Governments that believe the industrial economy depends on the continuing use of fossil fuels want to maintain business-as-usual. Consequently the federal and provincial governments subsidize technology that pumps C02 into oil fields to enhance private oil recovery, and then justify this because it involves some carbon capture and storage (CCS). CCS is naively treated as a tech-fix for reducing greenhouse gases (GHGs). But CCS comes from the same paradigm that got us into the climate crisis, and, anyway, it's more cost-effective and creates more local employment to go directly to renewables.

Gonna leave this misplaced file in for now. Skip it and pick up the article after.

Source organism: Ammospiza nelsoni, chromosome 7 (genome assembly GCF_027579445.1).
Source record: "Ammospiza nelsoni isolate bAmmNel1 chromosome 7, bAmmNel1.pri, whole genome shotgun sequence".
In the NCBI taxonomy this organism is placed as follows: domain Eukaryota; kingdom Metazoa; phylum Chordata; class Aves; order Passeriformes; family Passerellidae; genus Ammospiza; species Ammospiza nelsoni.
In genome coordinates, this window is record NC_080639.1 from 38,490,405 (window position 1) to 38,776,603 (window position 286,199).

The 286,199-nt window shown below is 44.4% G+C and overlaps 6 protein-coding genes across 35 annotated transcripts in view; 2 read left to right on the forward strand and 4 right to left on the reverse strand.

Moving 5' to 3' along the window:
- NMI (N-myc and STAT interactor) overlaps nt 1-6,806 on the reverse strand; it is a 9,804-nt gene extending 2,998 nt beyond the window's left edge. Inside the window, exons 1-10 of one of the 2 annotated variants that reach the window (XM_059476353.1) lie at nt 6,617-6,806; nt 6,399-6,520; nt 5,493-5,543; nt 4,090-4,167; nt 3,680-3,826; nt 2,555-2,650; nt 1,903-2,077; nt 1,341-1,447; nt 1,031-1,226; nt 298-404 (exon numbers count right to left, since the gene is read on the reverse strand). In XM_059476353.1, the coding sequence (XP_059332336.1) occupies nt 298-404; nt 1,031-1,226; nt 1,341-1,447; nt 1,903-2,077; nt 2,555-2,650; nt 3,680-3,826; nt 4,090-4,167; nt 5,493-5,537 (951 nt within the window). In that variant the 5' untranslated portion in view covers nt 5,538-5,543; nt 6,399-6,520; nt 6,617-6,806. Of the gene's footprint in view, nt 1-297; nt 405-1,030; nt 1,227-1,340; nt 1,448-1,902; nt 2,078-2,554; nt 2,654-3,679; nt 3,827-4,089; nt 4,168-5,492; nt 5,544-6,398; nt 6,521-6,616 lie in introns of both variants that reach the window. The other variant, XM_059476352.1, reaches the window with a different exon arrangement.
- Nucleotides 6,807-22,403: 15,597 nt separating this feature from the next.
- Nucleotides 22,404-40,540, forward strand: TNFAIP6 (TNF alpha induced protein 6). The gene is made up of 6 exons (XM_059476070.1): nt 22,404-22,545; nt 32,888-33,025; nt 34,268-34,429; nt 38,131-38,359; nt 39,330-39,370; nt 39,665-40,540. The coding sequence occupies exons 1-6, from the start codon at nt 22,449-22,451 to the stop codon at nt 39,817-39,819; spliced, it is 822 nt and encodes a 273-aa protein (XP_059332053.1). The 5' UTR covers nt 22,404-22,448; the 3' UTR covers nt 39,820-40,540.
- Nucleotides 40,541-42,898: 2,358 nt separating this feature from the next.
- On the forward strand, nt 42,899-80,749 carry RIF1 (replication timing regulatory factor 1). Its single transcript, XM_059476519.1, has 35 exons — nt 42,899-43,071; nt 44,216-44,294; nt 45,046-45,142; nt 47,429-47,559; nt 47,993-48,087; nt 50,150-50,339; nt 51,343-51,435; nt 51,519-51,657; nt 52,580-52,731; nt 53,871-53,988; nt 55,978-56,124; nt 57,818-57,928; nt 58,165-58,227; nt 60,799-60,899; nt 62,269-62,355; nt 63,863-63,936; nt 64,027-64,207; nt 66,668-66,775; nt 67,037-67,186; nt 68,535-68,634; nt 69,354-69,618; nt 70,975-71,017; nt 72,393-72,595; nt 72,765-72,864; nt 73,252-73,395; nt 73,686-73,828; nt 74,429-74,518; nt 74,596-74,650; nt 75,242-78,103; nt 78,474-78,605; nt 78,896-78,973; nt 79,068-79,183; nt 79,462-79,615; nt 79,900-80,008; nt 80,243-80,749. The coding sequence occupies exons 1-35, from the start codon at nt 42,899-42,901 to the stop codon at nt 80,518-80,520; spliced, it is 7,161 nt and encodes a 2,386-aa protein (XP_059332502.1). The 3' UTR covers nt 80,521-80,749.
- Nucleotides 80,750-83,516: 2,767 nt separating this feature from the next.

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Saskatchewan is a pioneer in carbon capture and storage (CCS) and the Sask Party government thinks this is a win-win-win: good for the economy, for the oil industry and for reducing carbon emissions. How can anything be so good? There is an international CCS consortium in Iceland and the world’s largest user of coal, China, has several test projects. With 50% of its electricity coming from coal plants, the U.S. has a few projects, notably the country’s first commercial one at the large, 1,300-MW Mountaineer coal plant at New Haven. Carbon-laden coal plants are on the short list of things that need replacing to reduce greenhouse gases (GHGs). But Is CCS a good bet to do this?